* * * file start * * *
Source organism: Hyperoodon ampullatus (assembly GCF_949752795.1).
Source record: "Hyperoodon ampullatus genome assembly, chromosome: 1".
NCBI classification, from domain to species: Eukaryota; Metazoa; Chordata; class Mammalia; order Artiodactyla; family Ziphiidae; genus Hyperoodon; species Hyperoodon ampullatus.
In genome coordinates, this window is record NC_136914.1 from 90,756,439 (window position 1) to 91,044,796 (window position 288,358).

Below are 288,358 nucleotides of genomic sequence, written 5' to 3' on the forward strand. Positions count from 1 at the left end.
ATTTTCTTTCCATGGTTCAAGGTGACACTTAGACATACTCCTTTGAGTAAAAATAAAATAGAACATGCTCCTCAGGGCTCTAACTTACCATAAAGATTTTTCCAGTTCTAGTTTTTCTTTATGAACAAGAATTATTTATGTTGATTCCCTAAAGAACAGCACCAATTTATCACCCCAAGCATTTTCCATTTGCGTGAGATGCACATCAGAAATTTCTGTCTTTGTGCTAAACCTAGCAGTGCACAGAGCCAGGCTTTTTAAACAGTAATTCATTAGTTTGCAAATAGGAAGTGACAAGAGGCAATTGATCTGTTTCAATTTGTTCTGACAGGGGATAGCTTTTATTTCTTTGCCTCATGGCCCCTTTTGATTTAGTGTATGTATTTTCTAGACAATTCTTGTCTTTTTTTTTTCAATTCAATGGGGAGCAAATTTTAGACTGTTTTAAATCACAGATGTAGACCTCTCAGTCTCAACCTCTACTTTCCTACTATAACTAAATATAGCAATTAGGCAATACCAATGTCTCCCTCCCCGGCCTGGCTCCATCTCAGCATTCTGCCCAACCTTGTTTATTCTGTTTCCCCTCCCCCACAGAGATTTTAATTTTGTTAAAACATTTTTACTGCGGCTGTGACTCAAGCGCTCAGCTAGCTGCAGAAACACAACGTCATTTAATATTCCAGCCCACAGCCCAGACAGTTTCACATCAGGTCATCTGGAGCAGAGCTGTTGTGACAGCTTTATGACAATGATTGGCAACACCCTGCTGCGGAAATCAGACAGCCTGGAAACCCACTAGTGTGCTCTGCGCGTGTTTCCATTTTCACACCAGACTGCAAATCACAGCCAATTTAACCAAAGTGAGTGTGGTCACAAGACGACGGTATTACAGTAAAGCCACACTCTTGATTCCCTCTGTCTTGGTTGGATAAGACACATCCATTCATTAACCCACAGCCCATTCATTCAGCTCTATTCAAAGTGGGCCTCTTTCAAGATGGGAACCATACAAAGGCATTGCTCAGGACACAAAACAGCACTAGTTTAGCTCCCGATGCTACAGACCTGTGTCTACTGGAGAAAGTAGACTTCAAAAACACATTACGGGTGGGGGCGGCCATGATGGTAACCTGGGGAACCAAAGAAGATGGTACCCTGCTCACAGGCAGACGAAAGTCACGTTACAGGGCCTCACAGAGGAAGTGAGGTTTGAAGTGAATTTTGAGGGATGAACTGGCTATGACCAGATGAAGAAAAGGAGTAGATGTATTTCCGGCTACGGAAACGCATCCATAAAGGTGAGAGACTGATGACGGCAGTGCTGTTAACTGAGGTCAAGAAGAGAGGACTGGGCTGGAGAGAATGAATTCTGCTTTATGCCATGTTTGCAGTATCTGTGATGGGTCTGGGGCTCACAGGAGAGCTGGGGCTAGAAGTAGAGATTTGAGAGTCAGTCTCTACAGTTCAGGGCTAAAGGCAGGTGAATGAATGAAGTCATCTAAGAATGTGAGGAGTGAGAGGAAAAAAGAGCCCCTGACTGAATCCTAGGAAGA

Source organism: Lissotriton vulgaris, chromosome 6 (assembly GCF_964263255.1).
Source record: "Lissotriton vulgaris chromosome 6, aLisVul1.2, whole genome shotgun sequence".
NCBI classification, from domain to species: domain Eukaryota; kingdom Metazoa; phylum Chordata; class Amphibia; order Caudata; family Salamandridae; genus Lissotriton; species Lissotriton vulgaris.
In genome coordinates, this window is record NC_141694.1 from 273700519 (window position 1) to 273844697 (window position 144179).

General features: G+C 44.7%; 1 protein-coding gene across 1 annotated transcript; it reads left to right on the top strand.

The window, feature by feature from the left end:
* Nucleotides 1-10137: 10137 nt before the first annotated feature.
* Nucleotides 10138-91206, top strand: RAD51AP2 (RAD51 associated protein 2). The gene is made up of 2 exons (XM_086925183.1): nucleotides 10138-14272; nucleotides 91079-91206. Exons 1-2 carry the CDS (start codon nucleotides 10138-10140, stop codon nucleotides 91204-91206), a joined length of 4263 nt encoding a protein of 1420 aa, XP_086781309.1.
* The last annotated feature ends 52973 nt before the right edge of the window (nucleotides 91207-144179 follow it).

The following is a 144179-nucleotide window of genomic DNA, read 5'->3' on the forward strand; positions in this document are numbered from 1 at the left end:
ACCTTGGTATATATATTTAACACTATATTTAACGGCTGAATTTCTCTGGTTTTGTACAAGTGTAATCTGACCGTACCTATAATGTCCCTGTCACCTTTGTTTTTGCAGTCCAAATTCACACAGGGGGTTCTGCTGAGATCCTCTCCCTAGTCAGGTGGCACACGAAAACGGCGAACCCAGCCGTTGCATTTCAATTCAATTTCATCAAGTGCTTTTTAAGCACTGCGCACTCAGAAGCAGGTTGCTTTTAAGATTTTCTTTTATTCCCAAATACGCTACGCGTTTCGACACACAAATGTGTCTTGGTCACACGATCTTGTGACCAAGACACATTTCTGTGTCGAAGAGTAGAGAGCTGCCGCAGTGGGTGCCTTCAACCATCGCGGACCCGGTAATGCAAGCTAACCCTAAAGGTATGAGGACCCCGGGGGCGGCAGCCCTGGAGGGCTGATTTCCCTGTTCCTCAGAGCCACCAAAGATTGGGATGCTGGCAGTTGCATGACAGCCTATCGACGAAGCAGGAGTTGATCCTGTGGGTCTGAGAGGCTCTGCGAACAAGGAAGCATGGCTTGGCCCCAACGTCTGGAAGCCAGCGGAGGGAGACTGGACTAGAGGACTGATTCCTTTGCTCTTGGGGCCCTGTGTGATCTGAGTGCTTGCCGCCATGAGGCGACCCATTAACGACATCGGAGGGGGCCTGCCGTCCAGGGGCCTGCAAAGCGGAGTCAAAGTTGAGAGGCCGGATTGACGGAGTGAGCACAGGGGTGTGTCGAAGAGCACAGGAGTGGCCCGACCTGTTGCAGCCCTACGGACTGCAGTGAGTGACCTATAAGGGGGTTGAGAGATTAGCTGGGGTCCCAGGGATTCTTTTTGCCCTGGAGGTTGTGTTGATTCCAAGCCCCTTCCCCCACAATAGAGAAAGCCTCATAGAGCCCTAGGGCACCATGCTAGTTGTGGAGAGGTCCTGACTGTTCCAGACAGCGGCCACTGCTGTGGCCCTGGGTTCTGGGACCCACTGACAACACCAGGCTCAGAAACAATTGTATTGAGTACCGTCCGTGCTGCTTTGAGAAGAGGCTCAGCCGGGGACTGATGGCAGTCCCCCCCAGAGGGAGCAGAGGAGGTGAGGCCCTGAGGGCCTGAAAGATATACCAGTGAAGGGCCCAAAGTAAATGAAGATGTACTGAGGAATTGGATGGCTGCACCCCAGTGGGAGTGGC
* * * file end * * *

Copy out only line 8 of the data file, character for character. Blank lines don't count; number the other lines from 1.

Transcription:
Source record: "Lissotriton vulgaris chromosome 6, aLisVul1.2, whole genome shotgun sequence".